Server Setup

Linux: set hostname properly

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Once you get a hold of your new VPS at Linode or DigitalOcean, or dedicated server, the first thing you must do is to set hostname.

Choosing hostname

An immediate decision by many is to use the domain name of primary website to be hosted: domain.com. While this would work, it is wrong by many reasons.

What is machine’s hostname? The official definition is the following:

The hostname is the name that programs such as mail and web servers use to identify the system that they are running on.

Suggest that you have multiple servers running behind your great startup website, for load balancing purpose. You have set the hostname of each balancing node to domain name of the site: each machine has hostname domain.com. Then you cannot know easily identify which machine has sent out specific email.

But, if you follow simple naming convention, it will be much easier. Name each balancing node to webX, where X is number of the server: web1, web2, etc.

But what if you have multiple websites and multiple servers? There would still be a confusion.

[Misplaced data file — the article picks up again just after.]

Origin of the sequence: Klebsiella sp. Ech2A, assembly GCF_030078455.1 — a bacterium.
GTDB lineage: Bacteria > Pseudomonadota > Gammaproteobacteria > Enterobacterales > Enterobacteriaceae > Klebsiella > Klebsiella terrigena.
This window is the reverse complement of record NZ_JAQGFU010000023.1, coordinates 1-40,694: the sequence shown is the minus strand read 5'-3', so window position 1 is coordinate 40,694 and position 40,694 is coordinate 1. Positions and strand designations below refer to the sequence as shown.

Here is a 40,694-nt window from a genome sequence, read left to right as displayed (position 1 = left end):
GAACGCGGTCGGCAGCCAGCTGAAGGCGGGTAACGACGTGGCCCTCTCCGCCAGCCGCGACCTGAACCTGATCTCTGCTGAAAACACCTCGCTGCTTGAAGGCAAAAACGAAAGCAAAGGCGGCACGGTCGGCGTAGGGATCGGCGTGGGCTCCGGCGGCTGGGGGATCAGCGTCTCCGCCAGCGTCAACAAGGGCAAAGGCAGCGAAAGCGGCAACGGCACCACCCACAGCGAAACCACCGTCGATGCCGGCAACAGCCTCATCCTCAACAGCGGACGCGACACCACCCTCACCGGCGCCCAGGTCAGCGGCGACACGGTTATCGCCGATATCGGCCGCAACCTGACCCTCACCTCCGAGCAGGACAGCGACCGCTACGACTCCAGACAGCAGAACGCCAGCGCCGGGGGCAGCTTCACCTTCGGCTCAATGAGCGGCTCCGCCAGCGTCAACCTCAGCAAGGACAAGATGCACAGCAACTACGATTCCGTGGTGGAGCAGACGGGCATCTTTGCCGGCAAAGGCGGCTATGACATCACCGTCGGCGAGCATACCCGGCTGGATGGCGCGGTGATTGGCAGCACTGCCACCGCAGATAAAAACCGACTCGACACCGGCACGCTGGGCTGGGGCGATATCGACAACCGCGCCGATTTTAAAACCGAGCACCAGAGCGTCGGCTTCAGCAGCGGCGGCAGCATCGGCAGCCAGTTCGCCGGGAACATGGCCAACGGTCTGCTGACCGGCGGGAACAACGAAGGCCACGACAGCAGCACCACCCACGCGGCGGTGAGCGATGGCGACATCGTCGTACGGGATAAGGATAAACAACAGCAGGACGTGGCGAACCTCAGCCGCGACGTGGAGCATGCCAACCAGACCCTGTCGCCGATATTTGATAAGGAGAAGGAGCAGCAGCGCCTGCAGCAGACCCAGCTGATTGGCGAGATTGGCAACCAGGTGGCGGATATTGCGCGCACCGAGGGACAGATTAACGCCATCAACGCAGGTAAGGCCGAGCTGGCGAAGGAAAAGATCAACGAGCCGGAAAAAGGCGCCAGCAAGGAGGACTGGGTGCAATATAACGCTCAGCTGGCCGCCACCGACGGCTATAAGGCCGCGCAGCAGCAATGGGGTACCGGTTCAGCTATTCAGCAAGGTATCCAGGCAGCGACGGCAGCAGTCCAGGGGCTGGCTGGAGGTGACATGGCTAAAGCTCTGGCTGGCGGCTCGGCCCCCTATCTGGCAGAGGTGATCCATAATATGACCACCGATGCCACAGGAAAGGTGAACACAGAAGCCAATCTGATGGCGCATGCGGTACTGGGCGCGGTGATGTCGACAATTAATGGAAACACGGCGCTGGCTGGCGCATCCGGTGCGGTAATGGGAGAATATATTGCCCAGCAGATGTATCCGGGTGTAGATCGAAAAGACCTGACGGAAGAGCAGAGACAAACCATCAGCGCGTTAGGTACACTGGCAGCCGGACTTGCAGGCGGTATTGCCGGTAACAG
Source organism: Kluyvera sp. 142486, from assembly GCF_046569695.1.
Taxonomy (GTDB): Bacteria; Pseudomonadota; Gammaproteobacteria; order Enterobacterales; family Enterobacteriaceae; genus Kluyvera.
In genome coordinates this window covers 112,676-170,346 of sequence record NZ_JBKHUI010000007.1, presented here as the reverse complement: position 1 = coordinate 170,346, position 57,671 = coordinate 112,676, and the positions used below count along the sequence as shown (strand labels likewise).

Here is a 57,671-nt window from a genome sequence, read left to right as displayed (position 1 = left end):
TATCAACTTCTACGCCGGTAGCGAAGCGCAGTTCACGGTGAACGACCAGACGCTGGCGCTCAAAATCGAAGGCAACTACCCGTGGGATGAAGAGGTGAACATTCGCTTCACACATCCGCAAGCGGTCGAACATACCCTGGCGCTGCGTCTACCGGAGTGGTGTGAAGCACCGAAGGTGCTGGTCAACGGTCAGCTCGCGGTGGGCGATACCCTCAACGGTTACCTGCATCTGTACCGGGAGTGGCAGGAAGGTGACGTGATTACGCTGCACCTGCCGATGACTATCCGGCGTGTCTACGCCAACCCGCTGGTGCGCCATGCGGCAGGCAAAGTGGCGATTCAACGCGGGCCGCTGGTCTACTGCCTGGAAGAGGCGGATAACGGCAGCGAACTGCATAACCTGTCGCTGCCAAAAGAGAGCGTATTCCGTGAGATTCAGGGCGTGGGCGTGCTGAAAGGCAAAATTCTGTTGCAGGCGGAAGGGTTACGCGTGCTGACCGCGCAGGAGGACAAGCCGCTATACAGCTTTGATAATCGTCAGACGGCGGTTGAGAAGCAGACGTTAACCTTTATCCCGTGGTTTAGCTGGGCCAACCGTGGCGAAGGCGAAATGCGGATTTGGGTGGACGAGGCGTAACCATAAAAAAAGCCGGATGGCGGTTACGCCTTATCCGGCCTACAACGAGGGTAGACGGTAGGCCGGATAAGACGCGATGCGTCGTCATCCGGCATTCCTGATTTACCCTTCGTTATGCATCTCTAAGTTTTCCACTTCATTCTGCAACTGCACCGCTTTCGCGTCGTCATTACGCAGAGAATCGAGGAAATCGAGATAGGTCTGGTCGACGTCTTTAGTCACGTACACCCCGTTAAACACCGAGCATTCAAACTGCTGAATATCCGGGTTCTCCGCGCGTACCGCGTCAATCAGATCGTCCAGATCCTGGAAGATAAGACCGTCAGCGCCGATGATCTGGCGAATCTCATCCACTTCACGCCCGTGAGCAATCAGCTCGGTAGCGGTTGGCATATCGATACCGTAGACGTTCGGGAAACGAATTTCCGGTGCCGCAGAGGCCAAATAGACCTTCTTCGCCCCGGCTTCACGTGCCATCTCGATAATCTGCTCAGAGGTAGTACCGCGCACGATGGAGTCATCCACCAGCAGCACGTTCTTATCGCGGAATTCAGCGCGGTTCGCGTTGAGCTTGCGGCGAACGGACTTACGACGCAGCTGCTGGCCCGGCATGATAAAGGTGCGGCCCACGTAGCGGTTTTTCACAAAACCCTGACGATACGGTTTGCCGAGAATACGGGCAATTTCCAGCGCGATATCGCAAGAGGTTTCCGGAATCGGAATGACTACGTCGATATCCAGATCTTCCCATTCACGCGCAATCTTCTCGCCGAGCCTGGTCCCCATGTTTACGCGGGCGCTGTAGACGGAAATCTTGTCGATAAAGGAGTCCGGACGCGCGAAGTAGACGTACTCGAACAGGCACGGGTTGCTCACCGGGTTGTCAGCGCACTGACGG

This leads us to the proper way of setting hostname: use FQDN (fully qualified domain names). We would simply extend the previous naming convention and append the primary domain name of the site to be hosted, i.e.: web1.domain.com, web2.domain.com, etc.

In case you have one server for anything, its hostname should still be unique and different from primary site domain, i.e.: web.domain.com.

Obviously, if you would be using a separate machine for hosting your MySQL server, its hostname would be db.domain.com.

Set hostname

CentOS 7

echo "web1.domain.com" > /etc/hostname
hostname -F /etc/hostname

Update hosts

Final step in setting the hostname is updating /etc/hosts file.

Add this line at the bottom: web1.domain.com

Replace with public IPv4 address of the machine

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